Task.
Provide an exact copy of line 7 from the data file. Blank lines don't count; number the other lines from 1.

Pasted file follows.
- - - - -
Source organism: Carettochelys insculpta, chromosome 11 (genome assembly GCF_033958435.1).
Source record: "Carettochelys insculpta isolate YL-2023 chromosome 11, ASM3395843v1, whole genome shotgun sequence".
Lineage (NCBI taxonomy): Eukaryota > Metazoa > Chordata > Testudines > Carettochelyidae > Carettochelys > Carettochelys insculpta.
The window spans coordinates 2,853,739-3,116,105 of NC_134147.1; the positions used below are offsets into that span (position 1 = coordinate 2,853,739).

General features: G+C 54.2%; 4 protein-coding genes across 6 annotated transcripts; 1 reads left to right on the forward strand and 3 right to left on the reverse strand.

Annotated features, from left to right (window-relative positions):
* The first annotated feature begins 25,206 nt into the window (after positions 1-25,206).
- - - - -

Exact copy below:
* The first annotated feature begins 25,206 nt into the window (after positions 1-25,206).